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Sat Aug 14, 2021, 02:36 AM

Who Supplies The Taliban - Where Do They Get Their Money From....

Is Russia supplying arms to the Taliban? Are they supporting the Taliban in order to make Biden look bad? Is Russia still in cahoots with the Repugs - wanting the Repugs and Tr**p to get back in power? Is this what is going on?

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Reply Who Supplies The Taliban - Where Do They Get Their Money From.... (Original post)
global1 Aug 14 OP
jaysunb Aug 14 #1
mia Aug 14 #2
hookaleft Aug 14 #3
leftstreet Aug 14 #4
ansible Aug 14 #5
stopdiggin Aug 14 #6
TreasonousBastard Aug 14 #7
Hotler Aug 14 #14
helpisontheway Aug 14 #8
Irish_Dem Aug 14 #9
Crazyleftie Aug 14 #10
dalton99a Aug 14 #12
Deminpenn Aug 14 #11
EX500rider Aug 14 #13

Response to global1 (Original post)

Sat Aug 14, 2021, 02:45 AM

1. Doubtful, but you may consider religious affiliations. Oil. Hatred of the US. Nt

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Response to global1 (Original post)

Sat Aug 14, 2021, 02:45 AM

2. Good question.

The same people who are funding the Republican regime?

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Response to global1 (Original post)

Sat Aug 14, 2021, 02:46 AM

3. uh........poppies.

Please tell me you know about the drug trade.

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Response to global1 (Original post)

Sat Aug 14, 2021, 02:48 AM

4. Global heroin trade

It's essentially a narco state

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Response to global1 (Original post)

Sat Aug 14, 2021, 02:55 AM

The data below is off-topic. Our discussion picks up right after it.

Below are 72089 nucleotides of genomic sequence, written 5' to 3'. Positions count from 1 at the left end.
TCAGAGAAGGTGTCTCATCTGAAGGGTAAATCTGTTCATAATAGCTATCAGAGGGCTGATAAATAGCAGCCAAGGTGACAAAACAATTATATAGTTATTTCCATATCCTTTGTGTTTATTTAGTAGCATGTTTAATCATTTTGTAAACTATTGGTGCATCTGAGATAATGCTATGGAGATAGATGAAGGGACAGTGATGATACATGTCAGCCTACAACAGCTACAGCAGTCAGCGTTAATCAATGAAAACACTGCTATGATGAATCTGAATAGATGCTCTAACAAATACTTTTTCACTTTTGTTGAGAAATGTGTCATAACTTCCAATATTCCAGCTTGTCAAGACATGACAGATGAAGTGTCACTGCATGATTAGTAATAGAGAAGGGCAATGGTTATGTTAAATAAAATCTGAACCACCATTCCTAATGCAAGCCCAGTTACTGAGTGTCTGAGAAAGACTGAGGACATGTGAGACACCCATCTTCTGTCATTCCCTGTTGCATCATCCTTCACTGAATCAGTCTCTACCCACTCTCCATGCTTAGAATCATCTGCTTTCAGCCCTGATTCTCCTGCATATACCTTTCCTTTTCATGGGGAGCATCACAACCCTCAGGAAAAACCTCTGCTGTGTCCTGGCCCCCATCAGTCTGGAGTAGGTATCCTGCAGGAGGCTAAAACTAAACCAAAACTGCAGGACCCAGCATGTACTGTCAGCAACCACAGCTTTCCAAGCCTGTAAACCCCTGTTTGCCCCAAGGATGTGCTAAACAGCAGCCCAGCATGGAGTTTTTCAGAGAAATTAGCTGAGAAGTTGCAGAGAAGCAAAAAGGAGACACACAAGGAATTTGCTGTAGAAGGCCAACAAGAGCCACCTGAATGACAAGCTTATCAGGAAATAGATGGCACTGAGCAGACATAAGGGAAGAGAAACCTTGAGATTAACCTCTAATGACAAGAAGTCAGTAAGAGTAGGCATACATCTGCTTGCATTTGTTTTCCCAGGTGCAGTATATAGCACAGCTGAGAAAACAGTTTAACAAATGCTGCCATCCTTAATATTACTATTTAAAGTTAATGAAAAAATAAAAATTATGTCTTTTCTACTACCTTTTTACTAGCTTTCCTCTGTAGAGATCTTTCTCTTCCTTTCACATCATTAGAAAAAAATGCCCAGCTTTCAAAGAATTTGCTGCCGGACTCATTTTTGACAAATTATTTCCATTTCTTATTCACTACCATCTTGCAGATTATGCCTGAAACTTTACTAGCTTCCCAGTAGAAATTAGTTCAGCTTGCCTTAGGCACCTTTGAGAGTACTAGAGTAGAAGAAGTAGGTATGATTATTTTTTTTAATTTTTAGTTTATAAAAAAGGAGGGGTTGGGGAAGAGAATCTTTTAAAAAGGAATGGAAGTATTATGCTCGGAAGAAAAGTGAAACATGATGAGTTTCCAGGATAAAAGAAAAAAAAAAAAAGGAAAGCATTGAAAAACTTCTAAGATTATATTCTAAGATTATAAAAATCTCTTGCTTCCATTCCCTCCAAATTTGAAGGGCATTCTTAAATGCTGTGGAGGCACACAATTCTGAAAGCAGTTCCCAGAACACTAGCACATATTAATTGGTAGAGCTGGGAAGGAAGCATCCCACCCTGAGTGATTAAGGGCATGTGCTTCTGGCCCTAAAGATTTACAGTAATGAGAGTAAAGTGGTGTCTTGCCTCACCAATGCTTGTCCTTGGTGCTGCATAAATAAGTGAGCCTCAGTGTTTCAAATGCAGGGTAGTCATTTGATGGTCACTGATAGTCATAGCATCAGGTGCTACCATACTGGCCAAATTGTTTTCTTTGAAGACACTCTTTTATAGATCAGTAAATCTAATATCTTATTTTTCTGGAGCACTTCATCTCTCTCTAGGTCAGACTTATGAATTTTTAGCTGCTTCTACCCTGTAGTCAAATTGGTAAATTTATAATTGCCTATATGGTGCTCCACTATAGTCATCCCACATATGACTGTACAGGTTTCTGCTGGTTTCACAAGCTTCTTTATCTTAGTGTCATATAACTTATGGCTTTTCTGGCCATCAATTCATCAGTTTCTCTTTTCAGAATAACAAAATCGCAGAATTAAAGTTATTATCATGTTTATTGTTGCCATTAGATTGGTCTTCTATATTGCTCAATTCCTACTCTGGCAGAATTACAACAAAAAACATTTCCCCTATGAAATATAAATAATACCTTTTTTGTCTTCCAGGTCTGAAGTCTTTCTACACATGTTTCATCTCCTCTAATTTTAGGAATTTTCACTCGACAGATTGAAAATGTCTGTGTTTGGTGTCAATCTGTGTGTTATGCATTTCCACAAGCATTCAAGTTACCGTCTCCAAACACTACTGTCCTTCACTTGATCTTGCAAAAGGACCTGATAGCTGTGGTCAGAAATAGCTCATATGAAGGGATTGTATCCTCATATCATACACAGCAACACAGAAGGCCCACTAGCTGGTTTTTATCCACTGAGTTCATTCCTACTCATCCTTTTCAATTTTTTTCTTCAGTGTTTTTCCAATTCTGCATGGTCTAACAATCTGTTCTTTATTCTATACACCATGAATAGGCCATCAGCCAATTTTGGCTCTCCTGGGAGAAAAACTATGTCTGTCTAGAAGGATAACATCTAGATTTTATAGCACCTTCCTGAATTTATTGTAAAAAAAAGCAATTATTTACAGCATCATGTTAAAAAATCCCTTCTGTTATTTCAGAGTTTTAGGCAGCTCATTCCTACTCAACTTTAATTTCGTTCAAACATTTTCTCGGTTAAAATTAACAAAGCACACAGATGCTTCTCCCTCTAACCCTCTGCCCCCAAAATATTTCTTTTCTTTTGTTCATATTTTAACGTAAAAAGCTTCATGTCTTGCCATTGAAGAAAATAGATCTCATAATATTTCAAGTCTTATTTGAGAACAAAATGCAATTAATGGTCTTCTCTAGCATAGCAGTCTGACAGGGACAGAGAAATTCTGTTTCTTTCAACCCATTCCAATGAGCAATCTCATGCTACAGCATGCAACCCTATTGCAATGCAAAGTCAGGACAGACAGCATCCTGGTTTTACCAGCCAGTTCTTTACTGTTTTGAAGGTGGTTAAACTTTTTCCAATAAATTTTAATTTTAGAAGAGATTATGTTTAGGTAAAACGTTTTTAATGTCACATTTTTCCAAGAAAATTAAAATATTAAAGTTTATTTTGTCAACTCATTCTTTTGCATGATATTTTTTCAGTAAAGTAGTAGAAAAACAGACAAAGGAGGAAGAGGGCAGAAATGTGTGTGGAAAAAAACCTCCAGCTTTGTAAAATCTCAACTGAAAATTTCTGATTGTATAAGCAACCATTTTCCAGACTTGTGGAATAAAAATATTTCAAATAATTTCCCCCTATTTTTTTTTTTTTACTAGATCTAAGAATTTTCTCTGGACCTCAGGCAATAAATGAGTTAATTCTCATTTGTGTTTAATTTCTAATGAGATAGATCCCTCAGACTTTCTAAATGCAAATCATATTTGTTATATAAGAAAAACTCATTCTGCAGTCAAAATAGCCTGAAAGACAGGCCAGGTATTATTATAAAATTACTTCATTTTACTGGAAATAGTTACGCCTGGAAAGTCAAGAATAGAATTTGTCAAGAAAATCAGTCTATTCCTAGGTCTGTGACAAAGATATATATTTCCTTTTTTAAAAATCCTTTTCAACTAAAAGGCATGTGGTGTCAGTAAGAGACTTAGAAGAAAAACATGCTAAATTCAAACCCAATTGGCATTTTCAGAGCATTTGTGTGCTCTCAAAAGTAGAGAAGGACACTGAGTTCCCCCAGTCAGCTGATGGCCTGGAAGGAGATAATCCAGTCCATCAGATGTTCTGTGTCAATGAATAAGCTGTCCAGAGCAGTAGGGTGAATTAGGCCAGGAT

5. China just announced they're going to recognize the Taliban if Kabul falls

 

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Response to global1 (Original post)

Sat Aug 14, 2021, 03:20 AM

6. I don't have direct evidence of this

but I think the real question here (given both the history - and commonplace geopolitical machinations) -- is why the heck wouldn't they? Leaving Trump and the Republicans quite aside ... It's weaken, sap and humiliate (whenever possible) your opponent 101.

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Response to global1 (Original post)

Sat Aug 14, 2021, 03:22 AM

7. One of many sources I found...

https://www.npr.org/templates/story/story.php?storyId=124821049

Most of it is the opium trade, although they claim to have eliminated it the last time they ran the place. US forces have bombed fields and factories but they are cheap and easy to get back up into production.

They also tax just about everything in their territories-- agriculture besides opium, any truck convoys passing through, just about anything they can intimidate someone into paying. And don't forget that when they take over a government or local site, they take all the arms, cash, and anything of value.

And, Muslim charities, largely from the Gulf states, are a large source, although it's impossible to say how large. Pakistan, Iran, and other neighbors have been known to throw them a bone here and there.

And don't ever forget the local warlords-- allegiances last for days, maybe, and the local bosses can throw them a few bucks to steer them in a particular direction.